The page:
David Cameron is planning to indicate to Barack Obama and other Nato leaders at a summit in Wales next week that Britain is keeping open the option of joining the US in launching air strikes against forces of the Islamic State (Isis) in Iraq.
As Washington seeks to build a multi-national coalition to support an expansion of air strikes against the jihadists, which could extend to targets in Syria, the prime minister returned to work in Downing Street to intensify plans for an emergency action plan to be agreed at the Nato summit. The plan will focus on new threats posed by Isis in Iraq and Syria and by the conflict between Russia and Ukraine whose president, Petro Poroshenko, will attend the Nato summit.
Alan Duncan, former international development minister and the PM's special envoy to Oman, raised the prospect of Britain eventually joining air strikes against Isis as long as they took place within an international coalition. Duncan said: "This is such a complicated conflict that any response needs to be a well co-ordinated international effort."
Obama announced this week that the US was seeking to build a coalition to "take the fight to these barbaric terrorists" amid growing fears over the plight of members of Iraq's Turkomans minority in the northern town of Amerli. The New York Times reported yesterday that the White House expects that Britain and Australia will join the US in an air campaign. Australia left the door open to contributing to US-led air strikes in Iraq but indicated it was not considering putting combat forces on the ground. The office of the Australian prime minister Tony Abbott said he would consider any request from the US "based on whether there is an achievable overall humanitarian purpose and a clear and proportionate role for Australia, as well as on a careful assessment of the risks".
Downing Street said that Britain has received no request from Washington for the UK to contribute to air strikes. A senior government source said: "There would need to be a lot of discussion before Britain got involved in air strikes and we have not had any specific requests from the US on this. Our focus has not been on air strikes. It hasn't been on the table, and it has not been discussed."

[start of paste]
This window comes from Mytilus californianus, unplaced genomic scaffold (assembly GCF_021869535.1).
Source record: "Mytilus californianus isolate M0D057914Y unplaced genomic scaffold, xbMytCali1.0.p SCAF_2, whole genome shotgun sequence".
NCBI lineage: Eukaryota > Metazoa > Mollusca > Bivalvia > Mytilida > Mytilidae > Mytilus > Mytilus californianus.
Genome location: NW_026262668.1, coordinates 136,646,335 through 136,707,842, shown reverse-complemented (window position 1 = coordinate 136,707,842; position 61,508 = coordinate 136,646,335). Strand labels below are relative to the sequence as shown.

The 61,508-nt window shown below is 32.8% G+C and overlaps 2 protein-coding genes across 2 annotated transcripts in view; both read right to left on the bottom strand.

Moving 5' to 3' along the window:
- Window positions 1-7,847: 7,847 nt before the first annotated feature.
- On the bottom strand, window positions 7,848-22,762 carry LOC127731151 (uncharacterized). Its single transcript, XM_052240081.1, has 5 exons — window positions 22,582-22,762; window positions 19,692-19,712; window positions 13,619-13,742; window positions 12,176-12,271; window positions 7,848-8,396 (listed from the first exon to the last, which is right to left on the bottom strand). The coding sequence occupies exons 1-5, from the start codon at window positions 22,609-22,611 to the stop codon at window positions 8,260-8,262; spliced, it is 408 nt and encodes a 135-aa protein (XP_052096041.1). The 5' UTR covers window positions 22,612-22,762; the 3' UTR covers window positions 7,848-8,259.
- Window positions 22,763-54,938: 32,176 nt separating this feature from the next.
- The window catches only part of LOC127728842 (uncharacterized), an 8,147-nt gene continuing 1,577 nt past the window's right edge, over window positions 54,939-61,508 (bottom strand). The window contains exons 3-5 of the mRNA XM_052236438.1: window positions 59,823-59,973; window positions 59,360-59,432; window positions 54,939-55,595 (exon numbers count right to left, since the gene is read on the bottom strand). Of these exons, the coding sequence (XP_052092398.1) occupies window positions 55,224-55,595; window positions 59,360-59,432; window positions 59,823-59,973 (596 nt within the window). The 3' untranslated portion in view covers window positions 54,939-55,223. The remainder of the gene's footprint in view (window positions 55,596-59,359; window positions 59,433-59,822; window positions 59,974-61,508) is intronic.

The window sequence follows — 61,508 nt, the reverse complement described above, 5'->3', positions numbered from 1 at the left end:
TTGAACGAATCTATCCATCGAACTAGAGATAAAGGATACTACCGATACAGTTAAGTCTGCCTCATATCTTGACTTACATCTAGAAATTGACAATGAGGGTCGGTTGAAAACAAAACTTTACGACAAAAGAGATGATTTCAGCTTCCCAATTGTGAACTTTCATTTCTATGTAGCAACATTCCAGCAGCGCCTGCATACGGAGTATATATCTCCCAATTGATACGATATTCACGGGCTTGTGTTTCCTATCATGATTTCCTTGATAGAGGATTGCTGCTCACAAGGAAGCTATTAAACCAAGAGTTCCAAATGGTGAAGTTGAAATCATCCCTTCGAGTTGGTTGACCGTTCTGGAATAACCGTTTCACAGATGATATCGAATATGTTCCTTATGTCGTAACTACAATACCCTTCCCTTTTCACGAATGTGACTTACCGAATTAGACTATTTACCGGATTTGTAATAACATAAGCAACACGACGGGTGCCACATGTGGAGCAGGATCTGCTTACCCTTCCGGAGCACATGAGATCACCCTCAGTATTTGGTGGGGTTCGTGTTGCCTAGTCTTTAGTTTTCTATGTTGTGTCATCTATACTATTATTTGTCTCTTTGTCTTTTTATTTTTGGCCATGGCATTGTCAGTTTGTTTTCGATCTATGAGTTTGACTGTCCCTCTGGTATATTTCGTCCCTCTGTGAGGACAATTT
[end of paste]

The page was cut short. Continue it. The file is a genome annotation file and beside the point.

But Britain has crafted a careful position in its response to the threat posed by Isis that leaves open the eventual possibility of joining air strikes.
The prime minister, who said earlier this month that Britain should be prepared to deploy its military "prowess" to tackle Isis, has been explicit in ruling out deploying ground troops.
But the foreign secretary, Philip Hammond, adopted a more cautious approach on air strikes, saying simply on 18 August that there are no plans for Britain to join the US in launching air strikes.
The formulation by ministers is not designed to signal that Britain is preparing to take part in air strikes, not least because the White House has not requested any British involvement. But ministers want to leave some room for manoeuvre if Obama seeks to build consensus for air strikes in the US by requesting help from close allies such as Britain.
British officials are acutely conscious of Obama's landmark speech to the US Military Academy at West Point, New York, in May in which the president made clear that the US can no longer act as the world's policeman. Obama said in his speech that the US "must always lead on the world stage" before adding: "US military action cannot be the only – or even primary – component of our leadership in every instance."
The military "prowess" cited by the PM has so far involved joining the US in dropping humanitarian supplies to Yazidi refugees on Mount Sinjar. RAF Tornado jets, which initially carried out surveillance flights to identify the needs of refugees, expanded their mission into northern Iraq to gather intelligence on Isis.
It is understood that the current discussions are focusing on whether to mount a similar humanitarian mission to help the Turkoman minority in the northern town of Amerli.
Officials have been aware of the dangers in Amerli for some time. But attention moved away from Amerli after Isis released the video featuring the beheading of the US journalist James Foley.
The possible moves towards expanded air strikes came as Isis and the Syrian government, which is engaged in bitter fighting with the jihadis, were both accused by UN investigators of committing war crimes and crimes against humanity. The UN commission of inquiry on Syria accused Damascus of dropping barrel bombs on civilian areas, including some which were believed to contain chlorine on eight occasions in April.
The report said: "Violence has bled over the borders of the Syrian Arab republic, with extremism fuelling the conflict's heightened brutality."
The report also accused Isis forces in northern Syria of waging a campaign to instil fear, including amputations, public execution-style killings and whippings, according to the Associated Press.
"In areas of Syria under [Isis] control, particularly in the north and north-east of the country, Fridays are regularly marked by executions, amputations and lashings in public squares," the independent commission of inquiry on the human rights situation in Syria said. "Executions in public spaces have become a common spectacle on Fridays in [Isis power-base] Raqqa and in Isis-controlled areas of Aleppo governorate. Bodies of those killed are placed on display for several days, terrorising the local population."
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